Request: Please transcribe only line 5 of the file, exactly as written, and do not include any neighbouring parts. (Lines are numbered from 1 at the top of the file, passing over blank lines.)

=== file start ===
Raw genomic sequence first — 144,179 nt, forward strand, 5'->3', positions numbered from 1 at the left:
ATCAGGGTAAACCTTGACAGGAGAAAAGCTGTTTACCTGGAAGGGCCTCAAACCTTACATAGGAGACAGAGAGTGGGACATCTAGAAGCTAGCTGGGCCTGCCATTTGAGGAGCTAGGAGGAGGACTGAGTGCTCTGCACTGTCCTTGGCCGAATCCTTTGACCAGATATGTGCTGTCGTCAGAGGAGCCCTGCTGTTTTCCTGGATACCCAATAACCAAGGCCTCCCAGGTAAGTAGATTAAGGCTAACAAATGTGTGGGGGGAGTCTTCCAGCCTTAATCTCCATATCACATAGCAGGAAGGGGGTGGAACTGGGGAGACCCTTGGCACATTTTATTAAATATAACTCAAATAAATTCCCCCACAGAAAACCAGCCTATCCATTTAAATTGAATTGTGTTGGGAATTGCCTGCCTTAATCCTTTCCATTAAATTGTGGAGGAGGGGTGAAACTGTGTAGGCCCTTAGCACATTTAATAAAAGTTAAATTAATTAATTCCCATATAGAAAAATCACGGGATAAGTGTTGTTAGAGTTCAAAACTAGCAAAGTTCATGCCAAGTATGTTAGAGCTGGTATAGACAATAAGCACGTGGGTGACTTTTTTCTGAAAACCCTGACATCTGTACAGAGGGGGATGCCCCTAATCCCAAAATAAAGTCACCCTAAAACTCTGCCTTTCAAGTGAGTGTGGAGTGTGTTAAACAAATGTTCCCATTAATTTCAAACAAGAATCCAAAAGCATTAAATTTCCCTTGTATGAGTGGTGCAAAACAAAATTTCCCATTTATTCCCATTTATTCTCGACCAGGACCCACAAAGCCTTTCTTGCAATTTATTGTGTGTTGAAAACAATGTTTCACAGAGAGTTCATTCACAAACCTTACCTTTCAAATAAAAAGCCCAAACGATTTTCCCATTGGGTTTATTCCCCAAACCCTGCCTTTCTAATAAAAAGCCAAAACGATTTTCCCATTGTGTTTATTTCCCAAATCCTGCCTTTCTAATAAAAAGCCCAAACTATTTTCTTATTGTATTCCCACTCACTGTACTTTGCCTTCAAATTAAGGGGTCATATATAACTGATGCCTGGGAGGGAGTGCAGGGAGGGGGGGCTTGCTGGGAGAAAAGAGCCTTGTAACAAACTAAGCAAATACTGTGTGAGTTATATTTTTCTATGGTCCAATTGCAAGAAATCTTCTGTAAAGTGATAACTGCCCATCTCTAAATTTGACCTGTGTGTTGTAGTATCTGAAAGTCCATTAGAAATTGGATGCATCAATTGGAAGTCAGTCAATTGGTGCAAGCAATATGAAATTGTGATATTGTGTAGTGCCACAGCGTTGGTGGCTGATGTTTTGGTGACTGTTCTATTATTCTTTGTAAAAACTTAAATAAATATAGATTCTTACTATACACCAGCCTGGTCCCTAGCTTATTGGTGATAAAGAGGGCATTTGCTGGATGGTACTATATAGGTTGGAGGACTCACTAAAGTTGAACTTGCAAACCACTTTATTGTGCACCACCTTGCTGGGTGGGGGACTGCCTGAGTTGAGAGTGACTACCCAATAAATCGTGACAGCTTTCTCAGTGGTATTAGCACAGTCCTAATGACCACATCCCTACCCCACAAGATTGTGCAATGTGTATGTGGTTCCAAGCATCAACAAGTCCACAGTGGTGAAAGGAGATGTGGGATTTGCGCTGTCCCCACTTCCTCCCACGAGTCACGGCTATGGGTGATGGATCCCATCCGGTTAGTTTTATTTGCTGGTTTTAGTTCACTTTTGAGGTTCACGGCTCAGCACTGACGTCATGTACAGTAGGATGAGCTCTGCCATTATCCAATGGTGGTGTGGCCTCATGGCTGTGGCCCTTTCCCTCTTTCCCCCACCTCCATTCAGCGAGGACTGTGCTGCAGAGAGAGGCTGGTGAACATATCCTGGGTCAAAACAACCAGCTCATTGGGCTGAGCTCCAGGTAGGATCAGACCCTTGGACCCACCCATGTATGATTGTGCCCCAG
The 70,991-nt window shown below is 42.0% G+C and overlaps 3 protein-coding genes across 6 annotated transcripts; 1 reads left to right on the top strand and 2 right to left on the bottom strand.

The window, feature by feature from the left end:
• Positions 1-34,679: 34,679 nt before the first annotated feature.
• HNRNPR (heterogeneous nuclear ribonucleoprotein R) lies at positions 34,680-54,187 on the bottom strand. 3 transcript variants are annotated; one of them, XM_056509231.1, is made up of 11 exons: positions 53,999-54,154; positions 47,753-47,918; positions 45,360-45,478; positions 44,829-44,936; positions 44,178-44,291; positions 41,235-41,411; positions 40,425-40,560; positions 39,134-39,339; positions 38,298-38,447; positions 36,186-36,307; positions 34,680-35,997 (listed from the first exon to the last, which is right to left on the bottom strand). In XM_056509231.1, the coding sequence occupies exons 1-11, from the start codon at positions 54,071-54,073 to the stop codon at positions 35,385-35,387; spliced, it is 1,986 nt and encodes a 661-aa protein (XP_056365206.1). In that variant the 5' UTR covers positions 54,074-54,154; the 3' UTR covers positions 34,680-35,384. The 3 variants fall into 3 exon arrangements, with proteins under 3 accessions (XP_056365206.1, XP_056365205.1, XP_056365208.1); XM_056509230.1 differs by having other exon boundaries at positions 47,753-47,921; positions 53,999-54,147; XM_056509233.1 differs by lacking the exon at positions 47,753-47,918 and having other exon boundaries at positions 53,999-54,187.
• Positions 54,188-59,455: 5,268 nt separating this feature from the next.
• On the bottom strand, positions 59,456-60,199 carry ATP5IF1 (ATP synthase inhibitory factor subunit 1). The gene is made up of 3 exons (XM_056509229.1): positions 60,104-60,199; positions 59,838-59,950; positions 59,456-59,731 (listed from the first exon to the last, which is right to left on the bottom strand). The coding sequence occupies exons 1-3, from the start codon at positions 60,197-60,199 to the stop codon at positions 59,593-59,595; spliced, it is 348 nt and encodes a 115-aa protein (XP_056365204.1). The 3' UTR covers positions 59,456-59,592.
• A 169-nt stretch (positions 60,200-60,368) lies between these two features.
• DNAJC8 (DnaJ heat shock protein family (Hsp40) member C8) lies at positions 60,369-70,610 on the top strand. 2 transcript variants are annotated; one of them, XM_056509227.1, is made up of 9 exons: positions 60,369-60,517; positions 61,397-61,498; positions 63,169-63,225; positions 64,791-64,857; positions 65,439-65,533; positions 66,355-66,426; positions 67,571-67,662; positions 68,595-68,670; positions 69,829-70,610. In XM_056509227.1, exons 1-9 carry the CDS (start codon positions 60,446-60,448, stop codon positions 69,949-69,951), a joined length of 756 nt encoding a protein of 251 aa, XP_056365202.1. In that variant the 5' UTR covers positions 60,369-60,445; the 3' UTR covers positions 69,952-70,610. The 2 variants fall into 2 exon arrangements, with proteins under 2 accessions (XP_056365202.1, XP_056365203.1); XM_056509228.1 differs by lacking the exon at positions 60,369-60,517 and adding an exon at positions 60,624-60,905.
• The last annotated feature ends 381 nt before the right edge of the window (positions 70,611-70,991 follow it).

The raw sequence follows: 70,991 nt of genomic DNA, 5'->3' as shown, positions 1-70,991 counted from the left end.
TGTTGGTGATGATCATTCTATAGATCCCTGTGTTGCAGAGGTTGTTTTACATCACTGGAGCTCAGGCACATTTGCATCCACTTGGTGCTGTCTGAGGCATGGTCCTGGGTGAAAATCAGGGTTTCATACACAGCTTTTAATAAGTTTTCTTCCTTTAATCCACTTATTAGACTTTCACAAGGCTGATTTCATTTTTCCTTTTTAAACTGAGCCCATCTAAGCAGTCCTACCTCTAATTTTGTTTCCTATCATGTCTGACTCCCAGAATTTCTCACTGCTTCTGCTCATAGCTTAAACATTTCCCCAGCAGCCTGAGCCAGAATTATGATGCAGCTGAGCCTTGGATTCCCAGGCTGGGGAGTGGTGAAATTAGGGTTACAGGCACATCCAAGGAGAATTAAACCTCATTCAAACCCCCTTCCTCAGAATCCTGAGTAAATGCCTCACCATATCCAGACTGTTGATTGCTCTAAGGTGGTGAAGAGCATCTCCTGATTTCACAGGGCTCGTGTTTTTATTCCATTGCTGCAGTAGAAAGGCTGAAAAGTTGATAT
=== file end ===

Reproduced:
• Positions 1-34,679: 34,679 nt before the first annotated feature.